The Lion 40 was set to propel the automaker into superstar status. Photos from www.american-automobiles.com

One of America’s most unique automobile manufacturers, and the hope of a city, went up in flames on June 2, 1912. The Lion Motor Car Company, pride of Adrian, Michigan, had flames gut the factory and burned to the ground in a short three hour period. Ironically, a light rain helped put out the fire after the damage had been done. The Captain of Adrian’s Hose Company Number 3 was killed by a falling wall during the blaze.

Adrian, Michigan, had been known as the Fence Capital of the world after a local inventor had discovered how to manufacture wire fencing. The wire fence business was moving to other areas like Pennsylvania and New Jersey, so having a start up automotive company take up residence in the small town was a welcomed. The auto company moved into the Lion Fence Company plant, took over the Lion name and producing their own products.

Lion Car Company employed about 300 workers and sold a four-cylinder 40-horsepower engine that was available in three different body types with the 1912 model selling for $1,600. These were considered a well-built, reasonably priced cars.

What made this company’s products unique was the Gyroscope car. Named because its engine was mounted horizontally with the crankshaft vertical. The flywheel was situated in a horizontal plane under the cylinders. Originally developed by C. H. Blomstrom, owner of the C. H. Blomstrom Manufacturing Company, the Gyroscope engine was rated at 16 horsepower.

Blomstrom claimed the Gyroscope engine offered better stability and prevented skidding. The engine was mounted to a friction transmission and a driveshaft to power the wheels. The different engine was available in the common body styles: a Runabout, a Tourabout, and a full Touring car.

The Gyroscope was advertised as the simplest automobile in the world.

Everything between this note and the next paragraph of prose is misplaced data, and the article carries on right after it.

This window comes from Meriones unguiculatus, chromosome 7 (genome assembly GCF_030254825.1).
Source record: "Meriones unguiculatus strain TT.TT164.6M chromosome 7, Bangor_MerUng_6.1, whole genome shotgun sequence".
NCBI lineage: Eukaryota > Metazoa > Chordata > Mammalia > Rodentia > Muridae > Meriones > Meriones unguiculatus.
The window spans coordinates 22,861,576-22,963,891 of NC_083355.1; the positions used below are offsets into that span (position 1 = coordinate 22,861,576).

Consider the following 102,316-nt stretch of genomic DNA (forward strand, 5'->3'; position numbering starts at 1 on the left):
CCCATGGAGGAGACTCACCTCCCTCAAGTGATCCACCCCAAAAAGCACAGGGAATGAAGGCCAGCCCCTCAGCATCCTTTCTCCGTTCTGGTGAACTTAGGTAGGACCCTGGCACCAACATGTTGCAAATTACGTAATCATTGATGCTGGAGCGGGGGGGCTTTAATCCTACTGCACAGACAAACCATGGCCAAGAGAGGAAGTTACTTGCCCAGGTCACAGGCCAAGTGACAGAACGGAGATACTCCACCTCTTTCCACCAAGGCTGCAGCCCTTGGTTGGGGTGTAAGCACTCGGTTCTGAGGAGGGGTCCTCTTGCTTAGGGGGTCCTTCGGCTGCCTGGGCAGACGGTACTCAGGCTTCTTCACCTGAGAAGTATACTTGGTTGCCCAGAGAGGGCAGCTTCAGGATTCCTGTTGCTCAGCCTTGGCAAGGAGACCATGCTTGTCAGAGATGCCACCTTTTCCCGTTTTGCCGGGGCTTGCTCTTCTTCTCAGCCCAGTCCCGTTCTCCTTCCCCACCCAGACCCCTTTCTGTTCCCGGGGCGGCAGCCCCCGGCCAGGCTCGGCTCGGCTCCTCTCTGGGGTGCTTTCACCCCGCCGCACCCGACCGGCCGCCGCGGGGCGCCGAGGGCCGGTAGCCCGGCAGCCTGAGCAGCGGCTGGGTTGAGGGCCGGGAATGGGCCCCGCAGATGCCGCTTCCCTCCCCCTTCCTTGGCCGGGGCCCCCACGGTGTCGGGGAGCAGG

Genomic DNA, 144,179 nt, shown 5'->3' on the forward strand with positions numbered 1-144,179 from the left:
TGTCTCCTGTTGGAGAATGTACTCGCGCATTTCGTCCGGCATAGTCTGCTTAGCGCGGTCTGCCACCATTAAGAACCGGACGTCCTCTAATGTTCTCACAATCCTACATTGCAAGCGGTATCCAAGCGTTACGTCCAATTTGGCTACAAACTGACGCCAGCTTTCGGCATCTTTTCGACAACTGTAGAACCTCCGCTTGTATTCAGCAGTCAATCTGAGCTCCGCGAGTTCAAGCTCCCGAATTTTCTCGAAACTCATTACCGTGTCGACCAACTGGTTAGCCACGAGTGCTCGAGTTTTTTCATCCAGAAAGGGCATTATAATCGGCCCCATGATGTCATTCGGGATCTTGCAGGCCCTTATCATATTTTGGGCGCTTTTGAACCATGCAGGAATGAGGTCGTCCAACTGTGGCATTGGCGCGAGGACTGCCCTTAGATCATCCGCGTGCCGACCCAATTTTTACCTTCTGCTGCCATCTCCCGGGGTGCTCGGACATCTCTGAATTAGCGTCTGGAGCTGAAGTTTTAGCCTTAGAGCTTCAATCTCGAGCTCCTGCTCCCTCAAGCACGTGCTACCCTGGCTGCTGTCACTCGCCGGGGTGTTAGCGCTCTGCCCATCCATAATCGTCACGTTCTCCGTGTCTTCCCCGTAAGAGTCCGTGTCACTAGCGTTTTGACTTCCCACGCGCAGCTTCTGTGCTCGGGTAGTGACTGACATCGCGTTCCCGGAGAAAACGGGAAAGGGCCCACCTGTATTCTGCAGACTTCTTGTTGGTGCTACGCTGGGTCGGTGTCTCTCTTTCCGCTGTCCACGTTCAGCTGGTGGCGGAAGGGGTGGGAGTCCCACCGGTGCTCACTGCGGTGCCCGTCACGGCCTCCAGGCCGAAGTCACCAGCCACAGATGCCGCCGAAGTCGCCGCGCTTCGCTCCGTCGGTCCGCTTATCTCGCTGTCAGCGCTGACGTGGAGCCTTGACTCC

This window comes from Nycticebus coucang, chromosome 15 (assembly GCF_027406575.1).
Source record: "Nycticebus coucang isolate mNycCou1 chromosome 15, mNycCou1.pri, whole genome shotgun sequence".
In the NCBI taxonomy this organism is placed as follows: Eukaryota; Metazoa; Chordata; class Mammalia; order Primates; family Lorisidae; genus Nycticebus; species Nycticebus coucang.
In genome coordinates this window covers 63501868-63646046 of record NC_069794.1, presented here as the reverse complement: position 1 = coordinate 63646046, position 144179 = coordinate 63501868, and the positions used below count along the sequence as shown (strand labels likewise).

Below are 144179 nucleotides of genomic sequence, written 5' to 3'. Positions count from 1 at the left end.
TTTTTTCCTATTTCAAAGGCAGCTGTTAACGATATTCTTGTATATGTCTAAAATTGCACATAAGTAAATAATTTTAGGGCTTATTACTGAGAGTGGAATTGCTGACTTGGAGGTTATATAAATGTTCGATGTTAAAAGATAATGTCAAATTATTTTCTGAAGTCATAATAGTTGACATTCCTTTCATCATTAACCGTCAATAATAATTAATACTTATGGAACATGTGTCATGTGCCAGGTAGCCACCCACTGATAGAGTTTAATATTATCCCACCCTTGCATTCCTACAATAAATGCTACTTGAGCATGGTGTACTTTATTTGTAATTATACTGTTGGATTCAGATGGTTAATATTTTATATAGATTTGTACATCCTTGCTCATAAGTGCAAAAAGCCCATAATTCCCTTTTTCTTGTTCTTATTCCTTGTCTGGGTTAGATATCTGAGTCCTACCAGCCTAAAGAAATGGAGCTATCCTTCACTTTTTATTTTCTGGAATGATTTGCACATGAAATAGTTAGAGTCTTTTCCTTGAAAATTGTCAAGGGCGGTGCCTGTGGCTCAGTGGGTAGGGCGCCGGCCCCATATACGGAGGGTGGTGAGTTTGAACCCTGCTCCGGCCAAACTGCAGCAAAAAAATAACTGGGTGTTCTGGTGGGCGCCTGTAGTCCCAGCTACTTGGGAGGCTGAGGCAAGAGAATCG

Carl Blomstrom sold the Gyroscope and all rights to the cars to the Lion Motor Car Company, which was being run by Fred Postal and Henry Bowen at that time. After a little work, the Lion Motor Car Company produced a new car, the Lion 40 Model K, that produced a whooping 40 horsepower.

Things were going well for Lion Motor Car Company and the Gyroscope car until June 2, 1912 when the fire started in the assembly room among a number of the cars. The local newspaper, The Telegram, reported: “Fortunately, a number of men at work are also on the fire department and made use of their knowledge to extinguish the blaze. Their quick work averted a much larger disaster.”

1910 Lion Touring car.

The fire destroyed more than 150 nearly finished cars in the factory, as well as a new, less-expensive Model Thirty prototype the company had high hopes for. For the company, the loss represented about 8 million dollars in today’s money. The company was forced into bankruptcy.

A later court case was brought up in 1914 that accused the Lion Motor Car Company executives of killing the Gyroscope cars in favor of the more conservative Lion Touring cars with standard designed engines. This put a financial burden on the Blomstrom Manufacturing Company which had a contract to supply the Gyroscope engine to Lion Motor Car. Blomstrom was forced to declare bankruptcy and both companies went out of business.